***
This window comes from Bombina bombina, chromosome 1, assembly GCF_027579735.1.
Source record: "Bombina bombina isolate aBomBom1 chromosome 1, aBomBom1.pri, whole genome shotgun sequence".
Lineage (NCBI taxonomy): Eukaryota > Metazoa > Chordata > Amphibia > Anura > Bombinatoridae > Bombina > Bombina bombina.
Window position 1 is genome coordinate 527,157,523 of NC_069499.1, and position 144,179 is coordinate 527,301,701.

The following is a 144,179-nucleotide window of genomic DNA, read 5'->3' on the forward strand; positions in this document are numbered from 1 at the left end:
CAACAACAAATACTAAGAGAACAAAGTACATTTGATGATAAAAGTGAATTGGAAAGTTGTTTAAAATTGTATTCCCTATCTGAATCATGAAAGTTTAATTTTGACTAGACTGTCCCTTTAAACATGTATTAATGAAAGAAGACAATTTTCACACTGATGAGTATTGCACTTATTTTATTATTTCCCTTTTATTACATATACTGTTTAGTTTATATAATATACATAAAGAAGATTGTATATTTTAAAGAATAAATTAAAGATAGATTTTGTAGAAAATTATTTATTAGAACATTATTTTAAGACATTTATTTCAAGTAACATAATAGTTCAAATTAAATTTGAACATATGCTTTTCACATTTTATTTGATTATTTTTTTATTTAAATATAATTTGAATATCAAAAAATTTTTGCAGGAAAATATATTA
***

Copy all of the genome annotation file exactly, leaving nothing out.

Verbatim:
This window comes from Bombina bombina, chromosome 1, assembly GCF_027579735.1.
Source record: "Bombina bombina isolate aBomBom1 chromosome 1, aBomBom1.pri, whole genome shotgun sequence".
Lineage (NCBI taxonomy): Eukaryota > Metazoa > Chordata > Amphibia > Anura > Bombinatoridae > Bombina > Bombina bombina.
Window position 1 is genome coordinate 527,157,523 of NC_069499.1, and position 144,179 is coordinate 527,301,701.

The following is a 144,179-nucleotide window of genomic DNA, read 5'->3' on the forward strand; positions in this document are numbered from 1 at the left end:
CAACAACAAATACTAAGAGAACAAAGTACATTTGATGATAAAAGTGAATTGGAAAGTTGTTTAAAATTGTATTCCCTATCTGAATCATGAAAGTTTAATTTTGACTAGACTGTCCCTTTAAACATGTATTAATGAAAGAAGACAATTTTCACACTGATGAGTATTGCACTTATTTTATTATTTCCCTTTTATTACATATACTGTTTAGTTTATATAATATACATAAAGAAGATTGTATATTTTAAAGAATAAATTAAAGATAGATTTTGTAGAAAATTATTTATTAGAACATTATTTTAAGACATTTATTTCAAGTAACATAATAGTTCAAATTAAATTTGAACATATGCTTTTCACATTTTATTTGATTATTTTTTTATTTAAATATAATTTGAATATCAAAAAATTTTTGCAGGAAAATATATTA